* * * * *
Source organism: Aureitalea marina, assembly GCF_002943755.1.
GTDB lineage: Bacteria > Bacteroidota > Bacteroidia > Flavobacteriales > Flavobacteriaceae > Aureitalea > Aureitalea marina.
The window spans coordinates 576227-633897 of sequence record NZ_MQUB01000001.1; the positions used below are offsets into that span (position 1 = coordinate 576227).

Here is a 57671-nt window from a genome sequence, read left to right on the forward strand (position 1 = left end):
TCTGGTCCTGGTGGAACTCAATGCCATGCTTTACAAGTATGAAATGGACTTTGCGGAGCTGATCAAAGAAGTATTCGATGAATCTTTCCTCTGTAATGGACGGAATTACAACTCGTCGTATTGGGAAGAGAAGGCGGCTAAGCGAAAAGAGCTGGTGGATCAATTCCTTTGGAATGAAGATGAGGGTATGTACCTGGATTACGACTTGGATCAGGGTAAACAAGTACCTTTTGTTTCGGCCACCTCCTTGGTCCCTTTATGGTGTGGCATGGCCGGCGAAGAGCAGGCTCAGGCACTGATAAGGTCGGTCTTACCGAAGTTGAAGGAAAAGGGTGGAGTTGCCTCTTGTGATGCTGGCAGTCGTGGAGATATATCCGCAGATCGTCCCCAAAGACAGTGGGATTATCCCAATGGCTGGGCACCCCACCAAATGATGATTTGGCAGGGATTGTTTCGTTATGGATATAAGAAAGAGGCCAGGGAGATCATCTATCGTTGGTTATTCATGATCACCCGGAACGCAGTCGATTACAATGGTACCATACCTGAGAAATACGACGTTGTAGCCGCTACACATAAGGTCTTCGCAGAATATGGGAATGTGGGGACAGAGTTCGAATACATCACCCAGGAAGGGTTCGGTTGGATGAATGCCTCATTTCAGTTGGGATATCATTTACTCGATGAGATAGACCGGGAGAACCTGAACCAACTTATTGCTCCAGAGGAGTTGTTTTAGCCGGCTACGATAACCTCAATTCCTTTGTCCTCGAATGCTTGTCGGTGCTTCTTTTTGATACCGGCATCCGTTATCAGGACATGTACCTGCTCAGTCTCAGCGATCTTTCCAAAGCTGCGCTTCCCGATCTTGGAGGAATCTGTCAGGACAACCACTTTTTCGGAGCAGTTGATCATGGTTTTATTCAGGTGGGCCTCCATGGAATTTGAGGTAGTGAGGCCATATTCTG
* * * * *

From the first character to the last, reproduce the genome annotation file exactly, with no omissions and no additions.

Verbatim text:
Source organism: Aureitalea marina, assembly GCF_002943755.1.
GTDB lineage: Bacteria > Bacteroidota > Bacteroidia > Flavobacteriales > Flavobacteriaceae > Aureitalea > Aureitalea marina.
The window spans coordinates 576227-633897 of sequence record NZ_MQUB01000001.1; the positions used below are offsets into that span (position 1 = coordinate 576227).

Here is a 57671-nt window from a genome sequence, read left to right on the forward strand (position 1 = left end):
TCTGGTCCTGGTGGAACTCAATGCCATGCTTTACAAGTATGAAATGGACTTTGCGGAGCTGATCAAAGAAGTATTCGATGAATCTTTCCTCTGTAATGGACGGAATTACAACTCGTCGTATTGGGAAGAGAAGGCGGCTAAGCGAAAAGAGCTGGTGGATCAATTCCTTTGGAATGAAGATGAGGGTATGTACCTGGATTACGACTTGGATCAGGGTAAACAAGTACCTTTTGTTTCGGCCACCTCCTTGGTCCCTTTATGGTGTGGCATGGCCGGCGAAGAGCAGGCTCAGGCACTGATAAGGTCGGTCTTACCGAAGTTGAAGGAAAAGGGTGGAGTTGCCTCTTGTGATGCTGGCAGTCGTGGAGATATATCCGCAGATCGTCCCCAAAGACAGTGGGATTATCCCAATGGCTGGGCACCCCACCAAATGATGATTTGGCAGGGATTGTTTCGTTATGGATATAAGAAAGAGGCCAGGGAGATCATCTATCGTTGGTTATTCATGATCACCCGGAACGCAGTCGATTACAATGGTACCATACCTGAGAAATACGACGTTGTAGCCGCTACACATAAGGTCTTCGCAGAATATGGGAATGTGGGGACAGAGTTCGAATACATCACCCAGGAAGGGTTCGGTTGGATGAATGCCTCATTTCAGTTGGGATATCATTTACTCGATGAGATAGACCGGGAGAACCTGAACCAACTTATTGCTCCAGAGGAGTTGTTTTAGCCGGCTACGATAACCTCAATTCCTTTGTCCTCGAATGCTTGTCGGTGCTTCTTTTTGATACCGGCATCCGTTATCAGGACATGTACCTGCTCAGTCTCAGCGATCTTTCCAAAGCTGCGCTTCCCGATCTTGGAGGAATCTGTCAGGACAACCACTTTTTCGGAGCAGTTGATCATGGTTTTATTCAGGTGGGCCTCCATGGAATTTGAGGTAGTGAGGCCATATTCTG